Using better colours in science

Colors are often essential to convey scientific data, from weather maps to the surface of Mars. But did you ever consider that a combination of colors could be "unscientific?" Well, that's the case with color scales that ...

Dull-colored birds don't see the world like colorful birds do

Fall is here, and we see the leaves turning yellow, orange or red thanks to a trick of our vision: our brains categorize colors. Scientists have learned that birds with colorful markings do this too. But what about drab birds ...

A flexible color-changing film inspired by chameleon skin

Chameleons can famously change their colors to camouflage themselves, communicate and regulate their temperature. Scientists have tried to replicate these color-changing properties for stealth technologies, anti-counterfeiting ...

3-D camera earns its stripes

Stripes are in fashion this season at a Rice University lab, where researchers use them to make images that plain cameras could never capture.

Why San Francisco felt like the set of a sci-fi flick

On Sept. 9, many West Coast residents looked out their windows and witnessed a post-apocalyptic landscape: silhouetted cars, buildings and people bathed in an overpowering orange light that looked like a jacked-up sunset.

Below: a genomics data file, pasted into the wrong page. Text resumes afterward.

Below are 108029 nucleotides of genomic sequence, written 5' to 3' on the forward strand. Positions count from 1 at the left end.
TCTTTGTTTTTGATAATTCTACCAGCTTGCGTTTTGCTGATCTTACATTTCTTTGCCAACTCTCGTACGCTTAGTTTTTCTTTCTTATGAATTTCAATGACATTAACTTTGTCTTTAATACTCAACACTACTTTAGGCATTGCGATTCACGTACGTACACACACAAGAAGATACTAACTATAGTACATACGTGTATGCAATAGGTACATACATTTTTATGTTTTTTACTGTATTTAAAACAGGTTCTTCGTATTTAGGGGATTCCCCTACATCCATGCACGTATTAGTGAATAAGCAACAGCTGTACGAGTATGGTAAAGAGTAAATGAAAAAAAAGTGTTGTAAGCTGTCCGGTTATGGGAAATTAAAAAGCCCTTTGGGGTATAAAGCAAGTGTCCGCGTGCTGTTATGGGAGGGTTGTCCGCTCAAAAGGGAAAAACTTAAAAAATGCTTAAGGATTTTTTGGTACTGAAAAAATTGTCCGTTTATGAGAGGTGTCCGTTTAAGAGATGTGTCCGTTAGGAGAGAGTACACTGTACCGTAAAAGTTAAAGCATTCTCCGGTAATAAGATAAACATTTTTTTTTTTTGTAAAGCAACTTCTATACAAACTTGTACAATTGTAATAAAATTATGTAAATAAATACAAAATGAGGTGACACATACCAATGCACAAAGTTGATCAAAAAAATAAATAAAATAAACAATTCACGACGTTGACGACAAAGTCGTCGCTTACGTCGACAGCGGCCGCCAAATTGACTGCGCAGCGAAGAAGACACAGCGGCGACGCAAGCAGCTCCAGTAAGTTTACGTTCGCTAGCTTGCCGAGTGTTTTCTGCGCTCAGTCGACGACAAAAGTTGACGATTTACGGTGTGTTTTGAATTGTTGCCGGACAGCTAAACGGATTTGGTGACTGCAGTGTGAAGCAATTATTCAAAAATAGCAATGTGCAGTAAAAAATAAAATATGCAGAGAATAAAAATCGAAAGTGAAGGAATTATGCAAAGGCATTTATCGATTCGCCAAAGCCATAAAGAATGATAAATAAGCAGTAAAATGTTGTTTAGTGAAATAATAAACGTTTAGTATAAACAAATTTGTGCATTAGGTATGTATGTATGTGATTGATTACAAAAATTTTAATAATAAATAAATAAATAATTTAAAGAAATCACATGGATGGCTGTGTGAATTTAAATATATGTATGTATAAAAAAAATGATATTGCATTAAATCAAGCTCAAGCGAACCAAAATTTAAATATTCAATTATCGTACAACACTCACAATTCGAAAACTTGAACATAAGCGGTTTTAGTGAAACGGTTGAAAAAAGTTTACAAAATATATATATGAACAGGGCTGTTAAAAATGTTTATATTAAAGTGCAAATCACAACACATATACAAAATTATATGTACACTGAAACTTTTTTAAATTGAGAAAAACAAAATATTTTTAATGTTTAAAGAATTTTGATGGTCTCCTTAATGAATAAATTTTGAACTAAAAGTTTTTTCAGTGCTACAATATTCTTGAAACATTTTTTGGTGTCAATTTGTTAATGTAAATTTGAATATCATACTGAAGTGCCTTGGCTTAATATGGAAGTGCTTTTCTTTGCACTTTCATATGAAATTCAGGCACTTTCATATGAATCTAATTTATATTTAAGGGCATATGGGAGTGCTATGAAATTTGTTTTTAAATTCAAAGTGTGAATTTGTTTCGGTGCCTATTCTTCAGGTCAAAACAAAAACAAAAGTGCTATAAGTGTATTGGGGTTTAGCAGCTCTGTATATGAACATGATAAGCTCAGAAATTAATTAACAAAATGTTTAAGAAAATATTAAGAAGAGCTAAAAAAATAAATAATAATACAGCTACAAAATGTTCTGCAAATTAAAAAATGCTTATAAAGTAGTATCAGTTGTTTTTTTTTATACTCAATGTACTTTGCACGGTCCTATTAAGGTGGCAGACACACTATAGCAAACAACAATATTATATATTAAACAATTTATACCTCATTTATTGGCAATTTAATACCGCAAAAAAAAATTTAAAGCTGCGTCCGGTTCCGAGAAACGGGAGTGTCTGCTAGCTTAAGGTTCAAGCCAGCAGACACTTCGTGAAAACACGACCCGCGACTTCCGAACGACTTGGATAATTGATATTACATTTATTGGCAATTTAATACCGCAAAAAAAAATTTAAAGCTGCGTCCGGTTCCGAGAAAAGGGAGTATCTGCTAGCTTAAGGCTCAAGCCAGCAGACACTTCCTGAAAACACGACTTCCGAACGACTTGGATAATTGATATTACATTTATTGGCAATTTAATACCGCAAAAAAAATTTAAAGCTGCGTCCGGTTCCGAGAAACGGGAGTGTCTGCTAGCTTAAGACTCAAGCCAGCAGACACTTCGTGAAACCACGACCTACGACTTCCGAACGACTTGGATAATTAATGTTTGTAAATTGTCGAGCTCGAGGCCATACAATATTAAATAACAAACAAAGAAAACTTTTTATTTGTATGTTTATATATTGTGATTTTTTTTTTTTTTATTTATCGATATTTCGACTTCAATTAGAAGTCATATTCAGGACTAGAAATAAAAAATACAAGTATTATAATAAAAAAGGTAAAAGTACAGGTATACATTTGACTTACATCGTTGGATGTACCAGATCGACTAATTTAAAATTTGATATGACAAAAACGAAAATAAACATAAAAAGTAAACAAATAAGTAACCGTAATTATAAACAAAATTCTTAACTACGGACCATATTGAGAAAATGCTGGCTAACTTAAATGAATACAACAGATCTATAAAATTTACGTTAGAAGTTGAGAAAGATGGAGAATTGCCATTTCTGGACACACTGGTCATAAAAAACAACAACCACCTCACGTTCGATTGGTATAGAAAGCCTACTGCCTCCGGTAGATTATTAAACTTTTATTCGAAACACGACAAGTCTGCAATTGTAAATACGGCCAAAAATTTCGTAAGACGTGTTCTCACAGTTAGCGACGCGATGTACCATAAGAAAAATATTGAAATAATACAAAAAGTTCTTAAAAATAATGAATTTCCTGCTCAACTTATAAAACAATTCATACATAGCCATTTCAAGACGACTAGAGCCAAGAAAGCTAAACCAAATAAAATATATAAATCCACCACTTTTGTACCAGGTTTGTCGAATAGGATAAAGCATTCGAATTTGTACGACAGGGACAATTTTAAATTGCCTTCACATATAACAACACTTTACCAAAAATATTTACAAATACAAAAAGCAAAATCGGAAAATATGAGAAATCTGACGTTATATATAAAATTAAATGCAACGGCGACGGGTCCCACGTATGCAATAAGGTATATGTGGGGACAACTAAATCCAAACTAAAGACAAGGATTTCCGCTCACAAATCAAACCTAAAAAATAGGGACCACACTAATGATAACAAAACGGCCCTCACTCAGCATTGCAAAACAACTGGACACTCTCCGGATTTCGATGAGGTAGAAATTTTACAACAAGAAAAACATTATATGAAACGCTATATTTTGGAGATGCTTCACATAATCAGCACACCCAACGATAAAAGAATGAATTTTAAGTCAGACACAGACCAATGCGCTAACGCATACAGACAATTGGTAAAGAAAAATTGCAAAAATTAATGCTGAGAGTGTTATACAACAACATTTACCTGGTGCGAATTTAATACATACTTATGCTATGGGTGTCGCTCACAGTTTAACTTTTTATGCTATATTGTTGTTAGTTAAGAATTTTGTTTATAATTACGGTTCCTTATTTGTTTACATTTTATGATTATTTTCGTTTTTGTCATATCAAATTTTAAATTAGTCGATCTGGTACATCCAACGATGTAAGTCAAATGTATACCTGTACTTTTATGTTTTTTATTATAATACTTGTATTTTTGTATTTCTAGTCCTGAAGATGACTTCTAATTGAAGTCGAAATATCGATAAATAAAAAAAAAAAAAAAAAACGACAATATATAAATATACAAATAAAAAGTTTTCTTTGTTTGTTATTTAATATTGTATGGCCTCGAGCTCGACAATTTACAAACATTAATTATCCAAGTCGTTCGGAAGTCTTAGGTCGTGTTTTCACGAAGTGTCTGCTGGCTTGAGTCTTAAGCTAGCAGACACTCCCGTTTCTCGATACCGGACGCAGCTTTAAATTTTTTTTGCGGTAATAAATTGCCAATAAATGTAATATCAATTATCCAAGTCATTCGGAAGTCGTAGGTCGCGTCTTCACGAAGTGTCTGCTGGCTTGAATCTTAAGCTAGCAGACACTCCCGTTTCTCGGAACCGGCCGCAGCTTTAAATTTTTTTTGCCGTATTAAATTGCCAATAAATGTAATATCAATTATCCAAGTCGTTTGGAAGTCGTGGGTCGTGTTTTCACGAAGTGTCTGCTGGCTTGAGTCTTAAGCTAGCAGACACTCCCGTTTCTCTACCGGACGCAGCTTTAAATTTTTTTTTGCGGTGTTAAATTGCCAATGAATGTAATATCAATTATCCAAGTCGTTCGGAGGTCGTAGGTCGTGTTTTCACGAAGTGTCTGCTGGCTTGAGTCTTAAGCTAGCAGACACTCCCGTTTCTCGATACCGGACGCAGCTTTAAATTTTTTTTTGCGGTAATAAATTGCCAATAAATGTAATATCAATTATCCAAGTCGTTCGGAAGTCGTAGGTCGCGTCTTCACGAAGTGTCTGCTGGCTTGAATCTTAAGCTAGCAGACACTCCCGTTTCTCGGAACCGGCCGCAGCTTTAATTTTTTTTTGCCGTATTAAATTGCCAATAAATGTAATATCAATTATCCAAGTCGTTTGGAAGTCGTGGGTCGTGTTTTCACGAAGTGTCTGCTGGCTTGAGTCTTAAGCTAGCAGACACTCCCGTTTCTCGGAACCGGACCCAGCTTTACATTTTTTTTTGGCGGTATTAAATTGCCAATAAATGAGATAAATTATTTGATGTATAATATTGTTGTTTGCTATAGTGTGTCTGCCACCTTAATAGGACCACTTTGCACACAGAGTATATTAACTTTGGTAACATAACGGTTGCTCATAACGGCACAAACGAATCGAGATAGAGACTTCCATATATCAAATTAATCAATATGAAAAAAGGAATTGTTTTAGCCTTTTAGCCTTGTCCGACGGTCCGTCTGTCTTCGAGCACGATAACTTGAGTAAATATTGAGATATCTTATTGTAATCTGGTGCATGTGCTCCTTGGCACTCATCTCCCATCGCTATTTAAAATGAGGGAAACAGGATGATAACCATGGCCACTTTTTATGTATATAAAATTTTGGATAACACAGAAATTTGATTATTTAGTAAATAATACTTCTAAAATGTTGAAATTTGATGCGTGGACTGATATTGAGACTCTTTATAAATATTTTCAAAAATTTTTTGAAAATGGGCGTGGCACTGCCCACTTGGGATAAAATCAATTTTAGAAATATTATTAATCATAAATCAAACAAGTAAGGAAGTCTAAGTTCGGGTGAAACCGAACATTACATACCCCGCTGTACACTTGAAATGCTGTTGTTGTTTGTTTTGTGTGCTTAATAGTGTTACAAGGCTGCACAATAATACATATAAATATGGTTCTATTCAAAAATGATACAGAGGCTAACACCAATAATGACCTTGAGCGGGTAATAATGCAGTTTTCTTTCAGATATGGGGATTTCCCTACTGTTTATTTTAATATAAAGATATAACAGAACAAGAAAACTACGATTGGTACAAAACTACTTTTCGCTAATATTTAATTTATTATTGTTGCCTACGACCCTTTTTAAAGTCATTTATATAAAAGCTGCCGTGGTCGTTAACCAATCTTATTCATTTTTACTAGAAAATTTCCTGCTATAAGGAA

Producing technicolor through brain-like electronic devices

Structural coloration promises to be the display technology of the future as there is no fading—it does not use dyes—and enables low-power displays without a strong external light source. However, the disadvantage of ...

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Color or colour (see spelling differences) is the visual perceptual property corresponding in humans to the categories called red, green, blue and others. Color derives from the spectrum of light (distribution of light power versus wavelength) interacting in the eye with the spectral sensitivities of the light receptors. Color categories and physical specifications of color are also associated with objects, materials, light sources, etc., based on their physical properties such as light absorption, reflection, or emission spectra. By defining a color space, colors can be identified numerically by their coordinates.

Because perception of color stems from the varying spectral sensitivity of different types of cone cells in the retina to different parts of the spectrum, colors may be defined and quantified by the degree to which they stimulate these cells. These physical or physiological quantifications of color, however, do not fully explain the psychophysical perception of color appearance.

The science of color is sometimes called chromatics, colorimetry, or simply color science. It includes the perception of color by the human eye and brain, the origin of color in materials, color theory in art, and the physics of electromagnetic radiation in the visible range (that is, what we commonly refer to simply as light).

This text uses material from Wikipedia, licensed under CC BY-SA